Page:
I must commend the editor of the Sunday Business section of the New York Times. In a subtle, but thought provoking move, two seemingly unrelated articles – one about Internet scammer Vitaly Borker, and the other about Alicia Keys' philanthropic "Digital Death" Twitter campaign – were printed side by side.
Despite the different motives - the former to profit, the latter to save lives - Both individuals were banking on two sides of the same coin: that of a mass, almost monstrous, popularity influencing change.
But this call to action is nothing new. The subtext of this delicate placement was not so much that we, as digital citizens, can wield social media for “good or evil,” but that it is impossible not to be affected.
According to the column Farewell, Digital World. (It’s All for A Cause)., in honor of World Aids day, “celebrities…will stop communicating via Twitter and Facebook. They will not be resuscitated…until their fans donate $1 million dollars,” which will be donated to Keep a Child Alive, “which finances medical care and support services for children and families affected by H.I.V and AIDS in Africa and India.”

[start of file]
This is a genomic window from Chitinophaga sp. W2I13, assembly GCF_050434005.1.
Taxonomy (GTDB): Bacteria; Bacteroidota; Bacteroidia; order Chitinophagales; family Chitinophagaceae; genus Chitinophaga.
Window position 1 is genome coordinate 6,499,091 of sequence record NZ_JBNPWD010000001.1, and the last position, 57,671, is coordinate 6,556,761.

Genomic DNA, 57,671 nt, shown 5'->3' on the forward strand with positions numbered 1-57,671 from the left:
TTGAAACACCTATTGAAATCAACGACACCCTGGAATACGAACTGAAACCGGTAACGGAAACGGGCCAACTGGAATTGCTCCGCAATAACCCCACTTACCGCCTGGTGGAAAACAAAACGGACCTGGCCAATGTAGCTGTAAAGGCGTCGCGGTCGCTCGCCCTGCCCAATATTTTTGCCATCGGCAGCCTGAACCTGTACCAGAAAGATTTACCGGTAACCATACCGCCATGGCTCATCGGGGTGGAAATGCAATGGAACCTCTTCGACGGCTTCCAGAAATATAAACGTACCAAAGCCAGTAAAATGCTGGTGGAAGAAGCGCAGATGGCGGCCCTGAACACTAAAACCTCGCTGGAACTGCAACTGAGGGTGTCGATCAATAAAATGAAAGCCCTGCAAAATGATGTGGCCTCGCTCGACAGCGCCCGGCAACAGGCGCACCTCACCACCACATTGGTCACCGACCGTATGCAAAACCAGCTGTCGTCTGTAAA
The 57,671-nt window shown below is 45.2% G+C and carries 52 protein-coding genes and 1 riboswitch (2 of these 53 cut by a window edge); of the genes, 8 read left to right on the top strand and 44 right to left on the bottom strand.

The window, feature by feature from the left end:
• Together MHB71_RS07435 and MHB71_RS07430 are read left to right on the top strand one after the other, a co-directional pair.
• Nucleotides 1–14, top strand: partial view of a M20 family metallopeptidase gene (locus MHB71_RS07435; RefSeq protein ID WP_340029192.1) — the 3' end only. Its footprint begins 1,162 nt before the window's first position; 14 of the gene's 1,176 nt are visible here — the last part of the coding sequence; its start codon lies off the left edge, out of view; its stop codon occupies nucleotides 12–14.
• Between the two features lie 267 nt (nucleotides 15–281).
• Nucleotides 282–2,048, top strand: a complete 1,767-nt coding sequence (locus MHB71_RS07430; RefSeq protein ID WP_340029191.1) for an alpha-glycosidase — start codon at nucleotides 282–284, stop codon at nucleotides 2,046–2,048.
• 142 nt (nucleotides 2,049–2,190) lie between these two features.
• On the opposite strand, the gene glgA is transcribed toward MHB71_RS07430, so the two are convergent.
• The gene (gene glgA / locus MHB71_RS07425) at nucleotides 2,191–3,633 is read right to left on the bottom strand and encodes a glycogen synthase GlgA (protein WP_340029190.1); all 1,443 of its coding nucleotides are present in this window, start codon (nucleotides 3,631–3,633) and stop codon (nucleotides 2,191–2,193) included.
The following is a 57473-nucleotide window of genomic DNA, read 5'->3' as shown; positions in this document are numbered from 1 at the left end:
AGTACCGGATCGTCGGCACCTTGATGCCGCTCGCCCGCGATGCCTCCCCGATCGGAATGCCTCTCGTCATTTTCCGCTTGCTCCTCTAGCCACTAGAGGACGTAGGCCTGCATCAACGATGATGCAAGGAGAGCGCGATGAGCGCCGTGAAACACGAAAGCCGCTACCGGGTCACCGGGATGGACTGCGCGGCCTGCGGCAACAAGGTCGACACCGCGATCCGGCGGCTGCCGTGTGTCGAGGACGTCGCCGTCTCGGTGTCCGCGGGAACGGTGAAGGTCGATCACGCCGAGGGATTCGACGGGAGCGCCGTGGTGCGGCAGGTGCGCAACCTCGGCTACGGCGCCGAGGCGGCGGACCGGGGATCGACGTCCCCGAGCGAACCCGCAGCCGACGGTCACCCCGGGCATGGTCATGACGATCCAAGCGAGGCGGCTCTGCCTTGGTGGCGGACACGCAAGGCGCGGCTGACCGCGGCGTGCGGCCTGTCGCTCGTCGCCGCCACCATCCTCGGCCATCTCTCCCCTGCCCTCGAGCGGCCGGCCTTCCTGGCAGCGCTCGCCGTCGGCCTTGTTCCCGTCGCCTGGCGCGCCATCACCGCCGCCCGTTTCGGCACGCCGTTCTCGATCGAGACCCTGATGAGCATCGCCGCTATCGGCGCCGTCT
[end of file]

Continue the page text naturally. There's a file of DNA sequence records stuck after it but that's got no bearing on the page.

By “harnessing fame to philanthropy in an innovative way,” Alicia Keys and her charity’s co-founder Leigh Blake started the Buy Life campaign for Keep a Child Alive, “which sells $35 gray T-shirts imprinted with a bar code” that can be scanned with a smartphone – with each scan, the charity will donate $10.
But Mr. Borker, the star (or curiosity) of the article A Bully Finds a Pulpit on the Web, would violently disagree with positive “empowerment and social change.” According to the article, “he may be the pioneer of a new brand of anti-salesmanship- utterly noxious retail,” and he has “exploited this opportunity because it works. No matter where they post their negative comments, it helps my return on investment.”
Despite his psychological abuse and “the hundreds of additional tirades…on Get Satisfaction, ComplaintsBoard.com, etc.” his SEO has climbed on Google. He has taken “any publicity is good publicity” to a new extreme, emailing threats to customers, including printed pictures of their homes [taken from Google Maps].
Ultimately, Mr. Borker cannot survive in this digital world for long – he is making the fatal mistake of alienating his consumer base – and bad news spreads faster than good news. Though this may increase his presence quantitatively, his appalling customer service will drown in “noise.”
Buy Life, on the other hand, relies on quality – access to information - to spread the cause. These T-shirts transform mass marketing into fashion – with an accessible call to action – where consumers add their own value. Otherwise, who would care if Justin Bieber or Lady Gaga suddenly went silent?
An editor, like a music producer, separates noise from information. In this case, the Business Section editor is well aware of corruption and of benevolence. But the key is to never be silent; to never leave your community on hold.